Although she is always keen to depict people in her prints, it’s clear from her work that the design of London’s transport buildings has its own fascination for Brodholt, and not just the curves of the London Underground tunnel stations. It’s partly a result of her process. “I think the key to a good linocut is structure – what I like to call the bones of a print. It’s quite a graphic medium in so far as it’s not easy to get much texture or tone. Also you are cutting into a block of lino and there’s not much scope for fine detail. Therefore you have to edit out a lot of detail and it forces you to consider carefully what you can and can’t leave out.” What Brodholt’s linocuts do is reveal the very essence of many of London’s most famous stations, such that anyone with the most basic knowledge of them can instantly recognise each one.
“These places, such as railway stations, have a certain transient quality with people passing through all the time, but on the other hand they are often these vast monolithic structures which are going to be there long after we have gone,” she notes. Yet London’s transport network is in a state of perpetual change, and already Brodholt’s depictions of London Bridge station before its soon-to-be-completed reconstruction as part of the Thameslink Project are records of a station which no longer exists. Her linocuts convey an incredible amount of design detail about the old station through a medium in which fine detail is difficult.
They also convey a unique sense of the feeling of the using the old station, to which photographs can never quite do justice. While Blackfriars station was being rebuilt as part of the same project, one of her linocuts of Farringdon station was selected by Network Rail to be displayed on the hoardings at the station as part of a collaboration between Network Rail and the Bankside Gallery.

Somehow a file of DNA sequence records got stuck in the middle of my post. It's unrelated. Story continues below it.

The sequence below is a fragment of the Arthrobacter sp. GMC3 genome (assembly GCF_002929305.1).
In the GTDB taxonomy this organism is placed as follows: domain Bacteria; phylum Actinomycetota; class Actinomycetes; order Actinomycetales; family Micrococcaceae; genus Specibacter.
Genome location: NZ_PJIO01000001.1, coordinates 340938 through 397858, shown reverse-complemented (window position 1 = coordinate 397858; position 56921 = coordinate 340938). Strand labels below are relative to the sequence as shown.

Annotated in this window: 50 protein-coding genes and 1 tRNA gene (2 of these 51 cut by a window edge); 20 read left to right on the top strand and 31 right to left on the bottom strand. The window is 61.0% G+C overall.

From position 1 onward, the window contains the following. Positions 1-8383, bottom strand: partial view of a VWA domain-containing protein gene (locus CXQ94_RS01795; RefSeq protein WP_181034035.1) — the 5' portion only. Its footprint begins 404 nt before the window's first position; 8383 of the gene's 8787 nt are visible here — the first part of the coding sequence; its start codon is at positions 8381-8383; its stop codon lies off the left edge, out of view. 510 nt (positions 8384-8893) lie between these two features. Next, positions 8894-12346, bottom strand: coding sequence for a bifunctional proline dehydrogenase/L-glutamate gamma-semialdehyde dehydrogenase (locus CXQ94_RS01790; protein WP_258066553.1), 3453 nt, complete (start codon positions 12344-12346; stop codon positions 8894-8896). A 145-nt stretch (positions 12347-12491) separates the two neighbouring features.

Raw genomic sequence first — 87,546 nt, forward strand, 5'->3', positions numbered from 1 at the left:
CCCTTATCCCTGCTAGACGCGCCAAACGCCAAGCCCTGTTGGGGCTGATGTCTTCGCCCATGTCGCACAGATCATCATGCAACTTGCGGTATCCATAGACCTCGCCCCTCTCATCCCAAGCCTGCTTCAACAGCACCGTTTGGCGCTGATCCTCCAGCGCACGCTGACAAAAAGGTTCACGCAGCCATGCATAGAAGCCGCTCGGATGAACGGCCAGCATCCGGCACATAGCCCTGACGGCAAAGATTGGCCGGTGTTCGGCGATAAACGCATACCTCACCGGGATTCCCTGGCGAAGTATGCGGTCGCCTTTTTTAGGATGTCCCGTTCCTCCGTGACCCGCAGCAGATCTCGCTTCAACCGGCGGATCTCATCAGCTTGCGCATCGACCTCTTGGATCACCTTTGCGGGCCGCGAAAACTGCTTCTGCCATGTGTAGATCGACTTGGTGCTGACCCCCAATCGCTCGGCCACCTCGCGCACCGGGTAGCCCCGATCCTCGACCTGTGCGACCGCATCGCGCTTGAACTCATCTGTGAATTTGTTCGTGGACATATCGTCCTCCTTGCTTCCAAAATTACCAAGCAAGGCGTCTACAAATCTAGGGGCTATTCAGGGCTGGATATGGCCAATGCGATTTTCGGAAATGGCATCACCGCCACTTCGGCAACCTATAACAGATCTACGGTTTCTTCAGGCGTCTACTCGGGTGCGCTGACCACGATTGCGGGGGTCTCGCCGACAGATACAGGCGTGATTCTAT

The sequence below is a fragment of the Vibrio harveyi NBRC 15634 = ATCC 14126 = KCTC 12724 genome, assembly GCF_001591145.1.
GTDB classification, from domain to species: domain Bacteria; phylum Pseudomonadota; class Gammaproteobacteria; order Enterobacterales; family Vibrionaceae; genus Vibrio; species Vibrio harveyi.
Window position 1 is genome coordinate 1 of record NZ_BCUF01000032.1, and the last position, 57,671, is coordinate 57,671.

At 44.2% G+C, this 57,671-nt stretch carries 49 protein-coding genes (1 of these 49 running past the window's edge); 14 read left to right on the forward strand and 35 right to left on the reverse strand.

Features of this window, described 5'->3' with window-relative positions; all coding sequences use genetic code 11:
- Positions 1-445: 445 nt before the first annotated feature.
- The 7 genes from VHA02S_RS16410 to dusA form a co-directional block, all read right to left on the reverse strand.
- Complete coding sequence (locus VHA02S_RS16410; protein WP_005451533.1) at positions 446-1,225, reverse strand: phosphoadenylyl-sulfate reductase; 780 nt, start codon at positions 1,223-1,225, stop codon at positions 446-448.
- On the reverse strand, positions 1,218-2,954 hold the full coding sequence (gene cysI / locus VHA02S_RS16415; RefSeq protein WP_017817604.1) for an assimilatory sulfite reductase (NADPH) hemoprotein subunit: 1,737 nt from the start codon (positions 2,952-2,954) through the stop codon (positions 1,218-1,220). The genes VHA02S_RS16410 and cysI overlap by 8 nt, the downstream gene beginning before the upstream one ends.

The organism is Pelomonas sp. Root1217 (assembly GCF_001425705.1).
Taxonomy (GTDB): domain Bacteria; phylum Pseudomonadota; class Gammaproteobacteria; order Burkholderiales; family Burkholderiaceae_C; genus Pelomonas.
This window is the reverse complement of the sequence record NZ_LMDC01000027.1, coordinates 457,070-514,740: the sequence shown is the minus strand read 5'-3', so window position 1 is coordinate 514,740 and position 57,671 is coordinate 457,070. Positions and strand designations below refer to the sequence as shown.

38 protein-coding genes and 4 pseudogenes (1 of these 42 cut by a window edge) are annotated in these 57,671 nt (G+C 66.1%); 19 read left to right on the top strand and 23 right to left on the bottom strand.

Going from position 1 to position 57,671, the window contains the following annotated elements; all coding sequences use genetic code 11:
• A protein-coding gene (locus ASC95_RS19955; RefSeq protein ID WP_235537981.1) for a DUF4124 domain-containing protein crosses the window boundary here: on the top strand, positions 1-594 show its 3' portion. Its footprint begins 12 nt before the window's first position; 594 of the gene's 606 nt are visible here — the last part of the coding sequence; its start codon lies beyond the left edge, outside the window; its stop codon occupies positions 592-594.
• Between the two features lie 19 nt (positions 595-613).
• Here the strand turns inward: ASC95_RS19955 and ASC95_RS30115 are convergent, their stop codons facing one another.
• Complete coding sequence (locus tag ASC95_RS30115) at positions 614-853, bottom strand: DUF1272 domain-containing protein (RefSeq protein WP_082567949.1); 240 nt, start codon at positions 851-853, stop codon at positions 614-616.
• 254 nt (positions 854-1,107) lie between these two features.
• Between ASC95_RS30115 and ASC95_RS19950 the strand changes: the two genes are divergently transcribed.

Brodholt’s art isn’t confined only to London’s railways. She’s also produced artworks of London bus stations and London streetscenes, as well as seaside subjects from the Norfolk coast, where she spends some of her time.
In fact there seems to be no transport subject Brodholt isn’t interested in, and she is able to find beauty even in the road network. “Motorways are my current interest. I think that they are quite beautiful things in the right context. They are very elegant but also quite alien in the landscape. They provide a path through the picture and they are also absent from almost all landscape art in Britain.”
It’s been a long time coming, but at last it looks as though Brodholt is gaining the far wider profile she and her work deserves. This April saw the publication of a book collecting many of her artworks together, and she’s very excited. “It feels great!” she exclaims. It’s been produced by a small publisher based on Norfolk, based not far from Brodholt’s Norfolk retreat. It’s called, appropriately, Gail Brodholt’s Art of Travel. And I think you’ll agree, it’s a fine art she’s got it down to.
Further Reading and Visiting
Gail Brodholt’s Art of Travel is published by Mascot Media, runs to 144 pages and features more than 100 of Brodholt’s artworks. It is available direct via this website (not sure if I’ve ever mentioned this on these pages, but I also work part-time in a library, and that part of me would very much like you to support an independent book publisher)
Gail Brodholt – Linocuts is showing at the Eames Fine Art Gallery in London until June 11, 2017 (click here for details)
Gail Brodholt’s website features a gallery of her work (just a small selection), information on upcoming exhibitions and sales of her work, and a blog showcasing the development of her work, and the challenges of earning a living from being an artist.
Many, many, thanks to Gail Brodholt herself for giving up her time to answer my questions.
6 thoughts on “Absolute Block: the Transport Art of Gail Brodholt”
What a discovery. Isn’t she superb?
The point about motorways is very true… as ugly as they are, they exist and form part of our landscape but no one wishes to include them in a landcape. It’s interesting to see such an example that makes a motorway look vaguely pretty.
Whatever a landcape is! Oops!
Extraordinary and unique. As well as depicting the urban landscape in such an individual way Gail Brodholt’s visual storytelling encourages us to look more deeply into our surroundings as we travel and perhaps start to see what she sees.
Quite agree with Lucy Gibbs!